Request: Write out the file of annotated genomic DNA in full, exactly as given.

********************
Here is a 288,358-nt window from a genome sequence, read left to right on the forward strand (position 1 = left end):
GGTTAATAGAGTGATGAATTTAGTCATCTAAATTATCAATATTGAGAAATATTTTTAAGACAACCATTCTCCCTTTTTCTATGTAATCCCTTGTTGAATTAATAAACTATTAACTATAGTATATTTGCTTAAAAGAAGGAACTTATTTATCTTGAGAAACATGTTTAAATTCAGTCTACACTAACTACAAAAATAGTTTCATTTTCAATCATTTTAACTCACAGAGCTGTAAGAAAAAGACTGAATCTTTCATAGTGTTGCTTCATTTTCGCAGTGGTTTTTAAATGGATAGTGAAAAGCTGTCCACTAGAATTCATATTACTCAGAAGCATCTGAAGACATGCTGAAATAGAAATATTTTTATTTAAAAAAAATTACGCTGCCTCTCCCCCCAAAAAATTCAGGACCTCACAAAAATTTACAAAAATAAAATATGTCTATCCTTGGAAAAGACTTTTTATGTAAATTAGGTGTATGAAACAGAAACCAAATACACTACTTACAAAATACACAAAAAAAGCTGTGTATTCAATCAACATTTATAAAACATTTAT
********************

Here is a 288,358-nt window from a genome sequence, read left to right on the forward strand (position 1 = left end):
GGTTAATAGAGTGATGAATTTAGTCATCTAAATTATCAATATTGAGAAATATTTTTAAGACAACCATTCTCCCTTTTTCTATGTAATCCCTTGTTGAATTAATAAACTATTAACTATAGTATATTTGCTTAAAAGAAGGAACTTATTTATCTTGAGAAACATGTTTAAATTCAGTCTACACTAACTACAAAAATAGTTTCATTTTCAATCATTTTAACTCACAGAGCTGTAAGAAAAAGACTGAATCTTTCATAGTGTTGCTTCATTTTCGCAGTGGTTTTTAAATGGATAGTGAAAAGCTGTCCACTAGAATTCATATTACTCAGAAGCATCTGAAGACATGCTGAAATAGAAATATTTTTATTTAAAAAAAATTACGCTGCCTCTCCCCCCAAAAAATTCAGGACCTCACAAAAATTTACAAAAATAAAATATGTCTATCCTTGGAAAAGACTTTTTATGTAAATTAGGTGTATGAAACAGAAACCAAATACACTACTTACAAAATACACAAAAAAAGCTGTGTATTCAATCAACATTTATAAAACATTTAT